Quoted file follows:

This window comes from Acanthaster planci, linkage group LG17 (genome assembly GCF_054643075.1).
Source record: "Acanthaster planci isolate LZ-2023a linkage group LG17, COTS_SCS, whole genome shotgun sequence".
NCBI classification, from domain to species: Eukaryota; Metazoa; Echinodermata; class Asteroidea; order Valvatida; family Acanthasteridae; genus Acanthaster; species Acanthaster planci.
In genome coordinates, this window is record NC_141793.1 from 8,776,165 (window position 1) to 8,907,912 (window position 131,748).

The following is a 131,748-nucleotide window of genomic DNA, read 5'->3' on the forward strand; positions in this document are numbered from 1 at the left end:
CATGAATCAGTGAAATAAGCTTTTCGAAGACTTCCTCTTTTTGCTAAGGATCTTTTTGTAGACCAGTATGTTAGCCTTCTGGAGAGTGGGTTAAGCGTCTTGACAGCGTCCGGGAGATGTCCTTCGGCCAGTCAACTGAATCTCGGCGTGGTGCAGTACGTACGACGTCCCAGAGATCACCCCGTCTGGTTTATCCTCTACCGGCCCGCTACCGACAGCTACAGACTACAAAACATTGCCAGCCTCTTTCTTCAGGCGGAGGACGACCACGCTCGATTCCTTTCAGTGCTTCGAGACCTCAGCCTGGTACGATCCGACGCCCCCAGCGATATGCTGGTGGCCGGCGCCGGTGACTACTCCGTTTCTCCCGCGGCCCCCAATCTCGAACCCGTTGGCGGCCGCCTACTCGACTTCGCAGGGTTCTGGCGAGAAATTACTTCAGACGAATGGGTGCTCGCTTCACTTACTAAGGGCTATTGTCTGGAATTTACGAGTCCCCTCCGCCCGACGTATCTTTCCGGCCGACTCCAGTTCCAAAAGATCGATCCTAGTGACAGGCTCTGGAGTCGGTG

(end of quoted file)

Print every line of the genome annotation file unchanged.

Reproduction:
This window comes from Acanthaster planci, linkage group LG17 (genome assembly GCF_054643075.1).
Source record: "Acanthaster planci isolate LZ-2023a linkage group LG17, COTS_SCS, whole genome shotgun sequence".
NCBI classification, from domain to species: Eukaryota; Metazoa; Echinodermata; class Asteroidea; order Valvatida; family Acanthasteridae; genus Acanthaster; species Acanthaster planci.
In genome coordinates, this window is record NC_141793.1 from 8,776,165 (window position 1) to 8,907,912 (window position 131,748).

The following is a 131,748-nucleotide window of genomic DNA, read 5'->3' on the forward strand; positions in this document are numbered from 1 at the left end:
CATGAATCAGTGAAATAAGCTTTTCGAAGACTTCCTCTTTTTGCTAAGGATCTTTTTGTAGACCAGTATGTTAGCCTTCTGGAGAGTGGGTTAAGCGTCTTGACAGCGTCCGGGAGATGTCCTTCGGCCAGTCAACTGAATCTCGGCGTGGTGCAGTACGTACGACGTCCCAGAGATCACCCCGTCTGGTTTATCCTCTACCGGCCCGCTACCGACAGCTACAGACTACAAAACATTGCCAGCCTCTTTCTTCAGGCGGAGGACGACCACGCTCGATTCCTTTCAGTGCTTCGAGACCTCAGCCTGGTACGATCCGACGCCCCCAGCGATATGCTGGTGGCCGGCGCCGGTGACTACTCCGTTTCTCCCGCGGCCCCCAATCTCGAACCCGTTGGCGGCCGCCTACTCGACTTCGCAGGGTTCTGGCGAGAAATTACTTCAGACGAATGGGTGCTCGCTTCACTTACTAAGGGCTATTGTCTGGAATTTACGAGTCCCCTCCGCCCGACGTATCTTTCCGGCCGACTCCAGTTCCAAAAGATCGATCCTAGTGACAGGCTCTGGAGTCGGTG